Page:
Dirk’s serious expression while he wore a kiss the grill master apron and his backward-facing baseball cap was almost more than Liz could resist.
She had known the man in front of her for the entirety of their lives. With her brother Tom’s help, Dirk antagonized her. Dirk and Tom were the younger brothers who sneaked into Liz’s craft supplies and ruined her good scissors. They were the same teenagers who photobombed her prom pictures.
Cameron had found Liz’s senior prom picture and laughed heartily at the image. Liz and her date stood side by side in the back yard. The cottonwood tree, with its low hanging branches, provided the perfect springtime in the country background. Behind Liz and her date, Dirk and Tom wearing camouflage gear posed like they were on a mission. They both smeared the black anti-reflective paint beneath their eyes. Tom peered through binoculars at something in the distance. Dirk pointed at Liz and her date.
Somewhere along the way Dirk grew into the man who held Liz in his arms and confessed before kissing her, “I cannot tell you how long I’ve been waiting for this moment.”
When Dirk pulled the lid of the grill down and set the tongs on the hook, Liz gave in to the urge prompted by the swell of love in her heart. She kissed him on the cheek and pulled away after giving him a soft squeeze.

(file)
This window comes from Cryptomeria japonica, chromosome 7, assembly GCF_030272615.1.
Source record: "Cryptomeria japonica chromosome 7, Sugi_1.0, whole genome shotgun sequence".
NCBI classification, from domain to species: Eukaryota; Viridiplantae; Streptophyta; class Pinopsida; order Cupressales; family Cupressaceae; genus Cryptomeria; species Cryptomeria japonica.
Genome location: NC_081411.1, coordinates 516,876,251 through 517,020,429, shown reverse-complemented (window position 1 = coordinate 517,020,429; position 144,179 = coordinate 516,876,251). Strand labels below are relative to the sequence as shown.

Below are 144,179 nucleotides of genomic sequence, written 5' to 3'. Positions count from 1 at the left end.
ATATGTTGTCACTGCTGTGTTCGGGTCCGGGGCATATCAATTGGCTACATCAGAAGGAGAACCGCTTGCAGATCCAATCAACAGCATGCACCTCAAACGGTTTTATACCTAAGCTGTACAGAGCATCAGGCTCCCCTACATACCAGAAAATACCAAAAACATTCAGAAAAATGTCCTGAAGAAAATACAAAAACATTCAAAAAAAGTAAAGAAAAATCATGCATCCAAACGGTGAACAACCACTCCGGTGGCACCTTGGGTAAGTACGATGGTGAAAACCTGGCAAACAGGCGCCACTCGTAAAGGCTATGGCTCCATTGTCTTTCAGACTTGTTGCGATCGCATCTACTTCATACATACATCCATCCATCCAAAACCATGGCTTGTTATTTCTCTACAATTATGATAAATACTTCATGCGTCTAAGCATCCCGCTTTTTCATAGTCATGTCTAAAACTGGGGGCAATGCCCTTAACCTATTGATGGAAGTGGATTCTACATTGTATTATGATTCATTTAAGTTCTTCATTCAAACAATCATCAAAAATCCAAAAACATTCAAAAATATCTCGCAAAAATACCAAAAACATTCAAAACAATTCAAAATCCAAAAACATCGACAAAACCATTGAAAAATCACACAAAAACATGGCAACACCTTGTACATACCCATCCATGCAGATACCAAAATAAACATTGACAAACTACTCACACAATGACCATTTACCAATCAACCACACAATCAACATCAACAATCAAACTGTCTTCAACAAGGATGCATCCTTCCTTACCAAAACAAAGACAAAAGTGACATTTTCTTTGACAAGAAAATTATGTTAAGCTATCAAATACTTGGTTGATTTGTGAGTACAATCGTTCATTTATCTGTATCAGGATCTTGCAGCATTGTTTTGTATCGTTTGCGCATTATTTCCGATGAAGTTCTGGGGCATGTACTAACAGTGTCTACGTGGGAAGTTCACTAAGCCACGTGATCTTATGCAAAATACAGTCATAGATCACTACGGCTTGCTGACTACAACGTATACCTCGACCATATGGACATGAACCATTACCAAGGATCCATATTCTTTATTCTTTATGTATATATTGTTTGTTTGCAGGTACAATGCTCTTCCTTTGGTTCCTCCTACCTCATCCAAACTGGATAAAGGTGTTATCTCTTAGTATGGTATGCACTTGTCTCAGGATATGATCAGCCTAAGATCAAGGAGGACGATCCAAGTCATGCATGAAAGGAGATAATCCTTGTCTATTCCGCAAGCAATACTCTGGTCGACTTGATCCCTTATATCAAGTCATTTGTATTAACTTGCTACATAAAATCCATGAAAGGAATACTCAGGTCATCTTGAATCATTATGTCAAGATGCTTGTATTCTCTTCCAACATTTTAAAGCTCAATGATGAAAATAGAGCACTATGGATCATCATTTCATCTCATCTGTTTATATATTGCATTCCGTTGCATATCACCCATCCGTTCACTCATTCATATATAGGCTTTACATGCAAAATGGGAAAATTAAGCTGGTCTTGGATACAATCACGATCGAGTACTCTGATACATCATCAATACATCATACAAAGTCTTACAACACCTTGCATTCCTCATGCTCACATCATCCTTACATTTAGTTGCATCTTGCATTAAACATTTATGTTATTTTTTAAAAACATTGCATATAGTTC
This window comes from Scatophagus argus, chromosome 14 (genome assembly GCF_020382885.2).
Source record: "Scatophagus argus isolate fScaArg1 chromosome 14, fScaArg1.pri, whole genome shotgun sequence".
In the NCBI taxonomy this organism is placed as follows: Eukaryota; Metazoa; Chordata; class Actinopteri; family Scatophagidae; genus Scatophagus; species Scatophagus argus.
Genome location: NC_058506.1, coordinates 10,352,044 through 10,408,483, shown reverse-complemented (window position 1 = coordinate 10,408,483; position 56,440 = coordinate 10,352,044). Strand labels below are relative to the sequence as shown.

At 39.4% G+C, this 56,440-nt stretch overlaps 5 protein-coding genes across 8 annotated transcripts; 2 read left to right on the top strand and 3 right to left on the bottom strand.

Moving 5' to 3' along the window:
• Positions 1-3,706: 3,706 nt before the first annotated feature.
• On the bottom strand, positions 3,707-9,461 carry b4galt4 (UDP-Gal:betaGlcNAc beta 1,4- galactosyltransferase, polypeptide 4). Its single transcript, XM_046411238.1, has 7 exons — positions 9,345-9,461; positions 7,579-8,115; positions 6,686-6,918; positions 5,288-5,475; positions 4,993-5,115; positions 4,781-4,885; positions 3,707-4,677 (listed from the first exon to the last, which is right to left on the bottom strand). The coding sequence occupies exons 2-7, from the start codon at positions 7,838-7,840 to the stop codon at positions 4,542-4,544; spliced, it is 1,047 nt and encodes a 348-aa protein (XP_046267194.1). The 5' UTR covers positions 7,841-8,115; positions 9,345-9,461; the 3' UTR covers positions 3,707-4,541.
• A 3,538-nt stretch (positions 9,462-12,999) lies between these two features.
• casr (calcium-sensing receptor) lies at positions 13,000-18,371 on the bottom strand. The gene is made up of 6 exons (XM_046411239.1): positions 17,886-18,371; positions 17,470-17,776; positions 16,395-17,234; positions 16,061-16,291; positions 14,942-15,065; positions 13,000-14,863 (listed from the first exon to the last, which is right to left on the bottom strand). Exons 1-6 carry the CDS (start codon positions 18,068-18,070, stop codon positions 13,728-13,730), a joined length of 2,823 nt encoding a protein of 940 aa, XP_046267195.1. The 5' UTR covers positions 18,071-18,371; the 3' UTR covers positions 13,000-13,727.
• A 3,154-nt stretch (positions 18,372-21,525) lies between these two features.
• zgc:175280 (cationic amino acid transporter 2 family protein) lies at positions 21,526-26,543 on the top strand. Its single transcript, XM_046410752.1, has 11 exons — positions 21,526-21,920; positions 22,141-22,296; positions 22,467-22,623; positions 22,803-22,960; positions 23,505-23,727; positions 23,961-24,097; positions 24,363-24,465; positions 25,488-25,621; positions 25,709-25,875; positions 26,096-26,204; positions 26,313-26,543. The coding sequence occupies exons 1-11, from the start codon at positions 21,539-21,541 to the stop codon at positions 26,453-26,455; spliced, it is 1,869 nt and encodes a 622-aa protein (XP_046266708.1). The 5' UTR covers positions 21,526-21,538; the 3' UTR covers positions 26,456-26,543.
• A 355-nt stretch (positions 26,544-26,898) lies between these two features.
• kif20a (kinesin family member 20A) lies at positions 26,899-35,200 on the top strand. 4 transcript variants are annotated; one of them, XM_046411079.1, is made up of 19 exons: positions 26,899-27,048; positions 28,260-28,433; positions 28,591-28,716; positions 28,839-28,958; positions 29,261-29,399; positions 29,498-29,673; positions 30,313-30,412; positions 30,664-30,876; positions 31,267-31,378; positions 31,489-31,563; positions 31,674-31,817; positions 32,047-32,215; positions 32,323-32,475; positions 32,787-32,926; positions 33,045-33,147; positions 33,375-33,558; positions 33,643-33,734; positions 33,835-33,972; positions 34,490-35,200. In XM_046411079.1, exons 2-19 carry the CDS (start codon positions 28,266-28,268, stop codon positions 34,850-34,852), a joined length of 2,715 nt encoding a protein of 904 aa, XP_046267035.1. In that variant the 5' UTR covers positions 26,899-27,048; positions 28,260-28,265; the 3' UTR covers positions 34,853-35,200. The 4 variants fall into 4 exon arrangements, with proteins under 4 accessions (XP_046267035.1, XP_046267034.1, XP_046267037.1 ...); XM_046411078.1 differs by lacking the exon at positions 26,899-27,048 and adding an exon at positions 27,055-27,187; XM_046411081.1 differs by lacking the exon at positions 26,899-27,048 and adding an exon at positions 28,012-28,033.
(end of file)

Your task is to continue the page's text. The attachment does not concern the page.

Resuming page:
Dirk grinned, “If I’d have known smoked meat had this affect on you, I’d have suggested a barbecue years ago.”
“It would have been healthier than all that Captain Crunch,” Liz winked.
On the other side of the yard, Grace yelled out, “We should have one of Cameron’s arms tied at his side. It would be fairer for you, Bryce.”
“C’mon dad, show them you’re the baseball coach.”
Bryce’s jaw, set in a determined expression, seemed to have little effect on the small yellow bag landing in the hole twenty-five feet away. It clacked against the back of the board and slid off the back.
Bentley raced to secure his prize.
Cam chased after the dog, “Bentley, that isn’t a toy!”
His words had little effect. The dog darted across the yard with the yellow bag of corn in his mouth.
“Dad, can you get it for me!”
Dirk released a high squealed chirp and snapped. Bentley froze at first, coming to a complete halt. Then he moped toward Dirk. He dropped the cornhole bag at Dirk’s feet and gave him a forlorn expression.
“Cam, get me a ball. Would ya?”
Liz’s mind raced while replaying what she thought she heard. Was she the only one who heard Cameron call Dirk’s dad? She peered over at Dirk and Cameron, who conducted themselves as though nothing out of the ordinary had happened. Cameron handed Dirk a red ball. Dirk held out the bag by his fingers.
He yelled over to Bryce, “It’s wet. You may want to try a different game for a while.”
Bryce joked, “That may be what I needed to get it to stick to the board.”
The back gate popped open, and Edgar and Vivian sauntered in ahead of Tom and Maggie. The kids headed straight for Cameron and Sam. Liz’s brother held his back straight against the weight of the ice chest in his hands. “What’s a cookout without the beer!”